Before I go to sleep, I write your name on my skin. I write it over and over again.

Photo by Kalea Jerielle / Unsplash
[…] the grotesque body is not separated from the rest of the world. It is not a closed, completed unit; it is unfinished, outgrows itself, transgresses its own limits.


I write a list of all the things I want down the inside of my forearm.  I do this with a soft felt pen so it will tickle me, a little ghost of the frisson I’ll feel when those things are mine.




And various other things.

I run out of space at the pit of my elbow.  And I can see that COFFEE MACHINE (A FANCY ONE) has smudged.  The side of my right palm is blackened with my clumsiness.

That night, I go to sleep.  I am a little drunk when I do, so I do not wash myself.

In the morning, the writing is disappeared.  I feel gummed, grizzled, a hangover in its hammock in my head.  I pad downstairs, feet sticky on the lino.

My new kitchen greets me in a blaze of light.  It is white and beautiful. My new coffee machine hums, content, like a pedigree cat.

I pull the curtains and draw back.  My car has gone.  It has been replaced.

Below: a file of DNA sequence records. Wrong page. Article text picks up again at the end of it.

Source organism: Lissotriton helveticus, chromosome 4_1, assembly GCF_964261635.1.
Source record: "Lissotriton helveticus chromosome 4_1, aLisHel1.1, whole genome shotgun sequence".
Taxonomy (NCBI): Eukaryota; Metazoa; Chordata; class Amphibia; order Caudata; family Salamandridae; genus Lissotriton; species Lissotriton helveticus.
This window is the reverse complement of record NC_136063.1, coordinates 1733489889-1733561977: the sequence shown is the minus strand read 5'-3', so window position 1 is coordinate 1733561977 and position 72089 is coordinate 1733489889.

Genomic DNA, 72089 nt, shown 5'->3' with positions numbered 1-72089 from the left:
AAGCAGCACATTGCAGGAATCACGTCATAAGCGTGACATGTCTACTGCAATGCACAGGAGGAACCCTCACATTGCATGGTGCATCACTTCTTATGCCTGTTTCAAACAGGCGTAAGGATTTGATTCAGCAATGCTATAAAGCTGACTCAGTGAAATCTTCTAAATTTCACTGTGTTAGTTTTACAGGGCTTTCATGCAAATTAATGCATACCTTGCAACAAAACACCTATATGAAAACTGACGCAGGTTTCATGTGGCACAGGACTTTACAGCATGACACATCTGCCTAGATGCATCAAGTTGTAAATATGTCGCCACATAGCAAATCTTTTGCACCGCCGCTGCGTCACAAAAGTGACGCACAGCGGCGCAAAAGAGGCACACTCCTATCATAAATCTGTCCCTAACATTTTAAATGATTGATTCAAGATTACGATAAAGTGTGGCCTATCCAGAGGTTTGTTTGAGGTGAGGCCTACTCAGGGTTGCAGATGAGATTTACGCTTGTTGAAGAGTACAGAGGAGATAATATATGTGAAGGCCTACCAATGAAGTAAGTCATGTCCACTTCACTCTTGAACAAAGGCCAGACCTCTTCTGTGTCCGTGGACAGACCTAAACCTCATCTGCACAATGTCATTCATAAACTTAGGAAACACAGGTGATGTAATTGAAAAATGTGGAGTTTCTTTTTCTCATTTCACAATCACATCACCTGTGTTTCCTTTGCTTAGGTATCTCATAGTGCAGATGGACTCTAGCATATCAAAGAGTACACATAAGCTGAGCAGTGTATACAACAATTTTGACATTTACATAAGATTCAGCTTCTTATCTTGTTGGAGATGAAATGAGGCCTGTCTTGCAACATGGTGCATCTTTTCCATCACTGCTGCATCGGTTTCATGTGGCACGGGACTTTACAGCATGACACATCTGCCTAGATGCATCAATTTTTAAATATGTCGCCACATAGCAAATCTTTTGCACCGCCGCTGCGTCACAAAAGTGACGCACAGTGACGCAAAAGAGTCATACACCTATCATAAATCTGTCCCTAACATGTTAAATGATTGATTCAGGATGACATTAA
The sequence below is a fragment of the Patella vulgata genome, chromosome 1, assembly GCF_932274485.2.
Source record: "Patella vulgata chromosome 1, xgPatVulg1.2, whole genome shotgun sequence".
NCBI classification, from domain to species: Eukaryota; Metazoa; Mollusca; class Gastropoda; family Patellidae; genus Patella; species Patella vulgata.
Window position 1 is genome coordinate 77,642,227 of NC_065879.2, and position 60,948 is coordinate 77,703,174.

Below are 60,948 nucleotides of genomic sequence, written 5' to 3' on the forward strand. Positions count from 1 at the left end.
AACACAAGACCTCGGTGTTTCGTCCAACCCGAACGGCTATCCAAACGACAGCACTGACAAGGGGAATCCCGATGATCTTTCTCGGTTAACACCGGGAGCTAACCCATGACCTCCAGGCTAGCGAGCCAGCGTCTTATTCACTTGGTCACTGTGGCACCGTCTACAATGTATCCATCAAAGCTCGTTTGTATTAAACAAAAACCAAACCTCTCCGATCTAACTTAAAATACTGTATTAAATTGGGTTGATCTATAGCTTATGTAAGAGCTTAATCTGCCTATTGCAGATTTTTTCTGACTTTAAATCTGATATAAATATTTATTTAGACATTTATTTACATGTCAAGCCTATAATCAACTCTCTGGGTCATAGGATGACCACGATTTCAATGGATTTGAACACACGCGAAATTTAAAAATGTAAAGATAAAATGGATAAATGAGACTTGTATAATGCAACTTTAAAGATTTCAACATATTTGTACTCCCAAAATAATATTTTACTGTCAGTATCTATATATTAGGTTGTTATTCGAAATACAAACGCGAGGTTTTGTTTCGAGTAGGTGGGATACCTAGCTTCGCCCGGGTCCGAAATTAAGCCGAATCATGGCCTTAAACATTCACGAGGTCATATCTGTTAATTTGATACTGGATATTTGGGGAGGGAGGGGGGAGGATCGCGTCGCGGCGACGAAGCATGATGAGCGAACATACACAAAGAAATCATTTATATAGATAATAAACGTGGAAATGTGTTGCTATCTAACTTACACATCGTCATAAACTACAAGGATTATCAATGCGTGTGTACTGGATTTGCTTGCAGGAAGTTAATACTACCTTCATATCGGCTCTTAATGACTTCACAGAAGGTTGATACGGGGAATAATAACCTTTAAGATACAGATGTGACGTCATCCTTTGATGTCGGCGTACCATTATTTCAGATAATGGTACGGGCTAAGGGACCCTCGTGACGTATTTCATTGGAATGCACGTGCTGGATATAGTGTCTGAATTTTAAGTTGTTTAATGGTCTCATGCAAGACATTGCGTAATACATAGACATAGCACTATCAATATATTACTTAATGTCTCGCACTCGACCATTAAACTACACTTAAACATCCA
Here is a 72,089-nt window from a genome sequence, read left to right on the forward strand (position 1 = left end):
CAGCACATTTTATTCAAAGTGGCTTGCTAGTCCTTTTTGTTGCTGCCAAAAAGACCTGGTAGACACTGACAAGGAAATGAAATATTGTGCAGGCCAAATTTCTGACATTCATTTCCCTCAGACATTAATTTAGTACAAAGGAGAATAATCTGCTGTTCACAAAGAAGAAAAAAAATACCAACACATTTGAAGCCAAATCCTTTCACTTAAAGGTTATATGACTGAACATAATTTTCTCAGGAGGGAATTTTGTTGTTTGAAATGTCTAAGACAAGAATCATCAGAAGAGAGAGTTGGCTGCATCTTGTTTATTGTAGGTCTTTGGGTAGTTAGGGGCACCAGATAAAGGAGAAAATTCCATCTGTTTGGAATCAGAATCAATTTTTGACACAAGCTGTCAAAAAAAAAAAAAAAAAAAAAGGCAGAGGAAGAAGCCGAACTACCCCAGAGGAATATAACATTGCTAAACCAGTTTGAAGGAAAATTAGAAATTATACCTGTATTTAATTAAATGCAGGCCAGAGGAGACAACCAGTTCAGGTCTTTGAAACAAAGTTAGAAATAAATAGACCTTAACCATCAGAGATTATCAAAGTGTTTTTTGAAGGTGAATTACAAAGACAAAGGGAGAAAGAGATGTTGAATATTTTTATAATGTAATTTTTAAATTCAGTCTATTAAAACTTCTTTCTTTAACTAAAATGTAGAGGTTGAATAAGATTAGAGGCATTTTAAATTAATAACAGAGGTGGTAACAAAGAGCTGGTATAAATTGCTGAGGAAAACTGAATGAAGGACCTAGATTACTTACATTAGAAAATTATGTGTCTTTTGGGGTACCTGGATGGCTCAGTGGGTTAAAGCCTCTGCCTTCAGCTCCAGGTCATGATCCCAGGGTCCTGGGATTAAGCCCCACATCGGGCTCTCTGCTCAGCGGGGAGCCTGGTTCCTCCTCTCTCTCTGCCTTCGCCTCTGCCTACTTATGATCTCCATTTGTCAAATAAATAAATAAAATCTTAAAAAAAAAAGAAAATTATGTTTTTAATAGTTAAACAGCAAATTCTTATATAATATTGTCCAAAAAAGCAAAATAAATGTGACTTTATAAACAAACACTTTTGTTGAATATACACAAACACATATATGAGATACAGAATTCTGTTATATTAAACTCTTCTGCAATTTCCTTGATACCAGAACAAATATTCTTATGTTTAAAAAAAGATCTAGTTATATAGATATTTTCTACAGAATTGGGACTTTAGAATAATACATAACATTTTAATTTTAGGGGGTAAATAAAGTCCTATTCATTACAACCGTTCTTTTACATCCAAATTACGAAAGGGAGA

By a new one.

Later, when I am washed and dressed, I take the car out on country roads, feel the jerk under my navel when I come down hills, too fast, too loose, really.  You never liked it when I did that.  You would drip the dashboard and you would tell me to stop it.

I haven’t seen you for years.  I tried to, of course.  But gradually you closed down every avenue, path, tunnel, vent.  Calls rang off and then did not ring at all.  I tried and tried.  I wanted to find you.

I get back from the drive.  It is a warm day.  I sit in my beautiful kitchen and drink my eighth latte of the day.  I eye the red wine.

Before I go to sleep, I write your name on my skin.  I write it over and over again.

In the morning, you are surprised to see me.  But you are standing at my door, carnations in your fist.  You hold them out.

That’s right.

I take my pen out and write FOREVER on my arm.  You do not blink.